FHA mortgage insurance is set up somewhat differently. With an FHA home loan, you pay an upfront mortgage insurance premium of 1.75% of the loan amount at the time of the loan. Then an annual fee that for most mortgage borrowers is 0.85% of the mortgage loan amount. Billed as a monthly charge on the mortgage statement. That amount can be as high as 1.05% on jumbo loans and as low as 0.45% on 15-year mortgages.

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PMI vs. FHA mortgage insurance

Aside from the different fee structures, there is some significant difference between PMI and FHA mortgage insurance. FHA mortgage insurance premiums are not tied to your credit score, for starters, unlike PMI mortgage insurance rates.

The big difference here is that it’s easier to cancel PMI once you acquire sufficient home equity. You can have your private mortgage insurance canceled once you reach 20% home equity. Either by paying down your loan or through an increase in property value (an appraisal may be required). Your mortgage lender also must cancel private mortgage insurance automatically when your mortgage loan amount falls to 78% of the purchase price through scheduled amortization; that is, making regular mortgage payments.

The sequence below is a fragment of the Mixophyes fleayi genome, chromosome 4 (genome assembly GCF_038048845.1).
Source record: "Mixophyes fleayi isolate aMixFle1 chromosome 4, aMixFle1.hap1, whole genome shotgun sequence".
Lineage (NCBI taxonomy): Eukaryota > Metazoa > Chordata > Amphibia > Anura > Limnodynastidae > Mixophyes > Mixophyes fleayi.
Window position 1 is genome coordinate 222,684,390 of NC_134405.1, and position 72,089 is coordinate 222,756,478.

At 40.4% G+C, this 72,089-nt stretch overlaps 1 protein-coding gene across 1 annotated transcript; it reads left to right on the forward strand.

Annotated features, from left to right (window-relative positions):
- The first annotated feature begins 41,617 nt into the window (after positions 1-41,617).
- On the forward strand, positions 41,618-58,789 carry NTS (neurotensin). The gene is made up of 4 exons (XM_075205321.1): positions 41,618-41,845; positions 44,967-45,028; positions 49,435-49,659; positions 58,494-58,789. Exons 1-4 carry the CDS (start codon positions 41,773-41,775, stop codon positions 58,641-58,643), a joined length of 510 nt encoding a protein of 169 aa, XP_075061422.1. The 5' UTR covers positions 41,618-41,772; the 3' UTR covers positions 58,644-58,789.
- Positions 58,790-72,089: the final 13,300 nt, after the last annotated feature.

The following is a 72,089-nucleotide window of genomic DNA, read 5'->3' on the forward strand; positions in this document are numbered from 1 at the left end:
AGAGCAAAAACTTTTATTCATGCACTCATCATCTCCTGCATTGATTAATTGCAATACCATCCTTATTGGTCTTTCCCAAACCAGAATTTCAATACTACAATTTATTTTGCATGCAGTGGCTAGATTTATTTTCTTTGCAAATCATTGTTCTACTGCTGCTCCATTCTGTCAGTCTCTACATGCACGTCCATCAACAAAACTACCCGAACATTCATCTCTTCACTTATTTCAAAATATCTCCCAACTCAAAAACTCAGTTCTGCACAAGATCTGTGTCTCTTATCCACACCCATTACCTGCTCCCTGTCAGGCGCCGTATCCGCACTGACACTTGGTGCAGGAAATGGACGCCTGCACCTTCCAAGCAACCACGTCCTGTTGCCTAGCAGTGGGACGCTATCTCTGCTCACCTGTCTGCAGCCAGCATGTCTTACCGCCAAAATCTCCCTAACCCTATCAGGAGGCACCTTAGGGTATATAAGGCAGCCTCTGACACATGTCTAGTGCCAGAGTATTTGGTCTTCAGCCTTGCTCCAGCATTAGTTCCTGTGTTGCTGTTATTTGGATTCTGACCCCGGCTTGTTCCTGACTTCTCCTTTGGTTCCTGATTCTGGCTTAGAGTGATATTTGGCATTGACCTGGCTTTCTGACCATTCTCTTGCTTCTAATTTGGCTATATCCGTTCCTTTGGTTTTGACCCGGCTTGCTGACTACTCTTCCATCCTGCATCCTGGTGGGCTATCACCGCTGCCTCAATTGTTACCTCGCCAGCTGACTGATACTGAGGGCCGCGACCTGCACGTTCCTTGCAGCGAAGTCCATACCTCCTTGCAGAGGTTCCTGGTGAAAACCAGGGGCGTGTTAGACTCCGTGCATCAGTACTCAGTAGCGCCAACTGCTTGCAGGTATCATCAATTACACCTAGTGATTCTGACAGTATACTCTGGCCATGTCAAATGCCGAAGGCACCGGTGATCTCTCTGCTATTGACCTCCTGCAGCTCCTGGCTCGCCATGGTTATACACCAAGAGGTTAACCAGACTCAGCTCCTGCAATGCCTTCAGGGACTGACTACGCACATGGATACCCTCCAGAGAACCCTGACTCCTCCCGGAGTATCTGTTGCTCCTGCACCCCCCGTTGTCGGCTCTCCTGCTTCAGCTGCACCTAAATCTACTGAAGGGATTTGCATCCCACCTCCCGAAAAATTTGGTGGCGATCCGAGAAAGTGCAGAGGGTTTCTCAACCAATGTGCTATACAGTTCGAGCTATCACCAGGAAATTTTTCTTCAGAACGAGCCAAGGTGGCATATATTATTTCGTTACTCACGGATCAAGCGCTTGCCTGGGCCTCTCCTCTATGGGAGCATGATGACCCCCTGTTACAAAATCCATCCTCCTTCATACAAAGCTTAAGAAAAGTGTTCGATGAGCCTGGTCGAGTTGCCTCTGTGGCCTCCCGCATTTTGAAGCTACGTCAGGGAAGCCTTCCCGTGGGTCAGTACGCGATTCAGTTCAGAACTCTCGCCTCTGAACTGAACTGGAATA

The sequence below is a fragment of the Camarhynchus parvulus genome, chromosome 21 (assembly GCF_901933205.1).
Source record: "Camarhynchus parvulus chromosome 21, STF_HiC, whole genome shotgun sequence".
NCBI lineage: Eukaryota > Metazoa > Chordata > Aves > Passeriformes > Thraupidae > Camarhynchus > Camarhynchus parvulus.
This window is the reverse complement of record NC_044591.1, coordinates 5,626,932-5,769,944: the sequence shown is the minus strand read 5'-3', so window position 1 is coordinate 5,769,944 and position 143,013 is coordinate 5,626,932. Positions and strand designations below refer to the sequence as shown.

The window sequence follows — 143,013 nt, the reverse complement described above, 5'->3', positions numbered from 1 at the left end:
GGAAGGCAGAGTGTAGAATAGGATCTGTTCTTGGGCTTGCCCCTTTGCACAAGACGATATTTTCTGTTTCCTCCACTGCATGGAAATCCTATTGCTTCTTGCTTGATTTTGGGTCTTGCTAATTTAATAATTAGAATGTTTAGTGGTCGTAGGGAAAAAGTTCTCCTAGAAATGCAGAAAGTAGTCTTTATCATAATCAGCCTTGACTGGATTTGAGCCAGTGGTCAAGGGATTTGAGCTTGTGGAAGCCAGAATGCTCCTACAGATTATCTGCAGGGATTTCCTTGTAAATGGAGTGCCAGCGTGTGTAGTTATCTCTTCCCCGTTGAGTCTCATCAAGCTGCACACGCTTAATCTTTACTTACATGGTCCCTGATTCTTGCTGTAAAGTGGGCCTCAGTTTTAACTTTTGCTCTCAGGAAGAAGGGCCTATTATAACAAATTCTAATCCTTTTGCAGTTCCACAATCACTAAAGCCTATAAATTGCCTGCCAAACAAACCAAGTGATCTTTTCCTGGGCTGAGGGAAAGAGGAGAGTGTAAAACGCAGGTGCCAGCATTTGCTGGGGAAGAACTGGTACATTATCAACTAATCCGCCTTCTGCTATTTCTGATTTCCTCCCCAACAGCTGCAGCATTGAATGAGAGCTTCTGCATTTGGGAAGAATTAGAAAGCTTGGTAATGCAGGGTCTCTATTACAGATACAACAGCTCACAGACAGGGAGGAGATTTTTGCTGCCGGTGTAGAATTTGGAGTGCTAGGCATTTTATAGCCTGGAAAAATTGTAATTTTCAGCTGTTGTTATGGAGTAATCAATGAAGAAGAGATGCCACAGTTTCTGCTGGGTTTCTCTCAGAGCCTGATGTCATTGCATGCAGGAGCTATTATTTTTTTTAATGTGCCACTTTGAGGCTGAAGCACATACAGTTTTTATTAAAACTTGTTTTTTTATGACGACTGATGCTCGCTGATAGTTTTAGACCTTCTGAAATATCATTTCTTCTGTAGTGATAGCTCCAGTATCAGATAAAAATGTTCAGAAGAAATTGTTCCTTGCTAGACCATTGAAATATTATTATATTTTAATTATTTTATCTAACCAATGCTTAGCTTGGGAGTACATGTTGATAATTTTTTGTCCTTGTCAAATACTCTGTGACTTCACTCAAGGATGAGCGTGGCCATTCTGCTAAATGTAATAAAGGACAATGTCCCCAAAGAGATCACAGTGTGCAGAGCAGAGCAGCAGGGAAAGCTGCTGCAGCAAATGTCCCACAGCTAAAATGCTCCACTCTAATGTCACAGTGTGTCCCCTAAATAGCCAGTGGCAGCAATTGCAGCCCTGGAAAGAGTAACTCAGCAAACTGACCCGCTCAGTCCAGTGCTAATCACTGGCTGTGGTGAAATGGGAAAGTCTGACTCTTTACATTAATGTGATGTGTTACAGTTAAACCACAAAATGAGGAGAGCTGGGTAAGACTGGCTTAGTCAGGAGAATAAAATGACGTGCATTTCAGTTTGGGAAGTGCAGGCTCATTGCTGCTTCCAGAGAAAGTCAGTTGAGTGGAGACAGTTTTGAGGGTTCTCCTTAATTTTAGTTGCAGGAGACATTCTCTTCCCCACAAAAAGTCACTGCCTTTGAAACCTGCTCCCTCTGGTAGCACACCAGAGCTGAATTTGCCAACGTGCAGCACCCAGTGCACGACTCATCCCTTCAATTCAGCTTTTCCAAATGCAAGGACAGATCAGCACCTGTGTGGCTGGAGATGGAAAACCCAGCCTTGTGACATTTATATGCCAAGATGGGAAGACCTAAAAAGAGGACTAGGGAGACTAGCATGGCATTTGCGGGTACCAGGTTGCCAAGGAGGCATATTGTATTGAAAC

FHA mortgage insurance premiums cannot be canceled if you put less than 10% down on a 30-year mortgage. You have to carry them for the life of the loan. You can get around this by refinancing once you reach 20% equity, but that’s way more costly than simply being able to cancel it as you can with private mortgage insurance.

VA Loan mortgage insurance and USDA loans

Mortgage insurance is also required on a VA loan. Except that the U.S. government picks up the cost as a benefit to veterans, active-duty personnel, and others meeting eligibility requirements. That’s why those who qualify can get a VA loan with no money down.

The same is true for USDA Rural Development Loans, which are home loans for borrowers with low-to-moderate incomes who currently lack adequate housing. The government insures the loan, so no down payment is required.

Is Private Mortgage Insurance tax-deductible?

Historically, PMI and FHA mortgage insurance have not been tax-deductible. Still, Congress passed legislation in 2007 making both deductibles for new home purchase loans beginning that year (refinances and pre-2007 mortgages are not eligible). That legislation has expired several times, but Congress has stepped in and extended it retroactively, most recently through 2016. But it’s not clear if Congress will continue to do so, so check the current status before filing your taxes.

About lender-paid mortgage insurance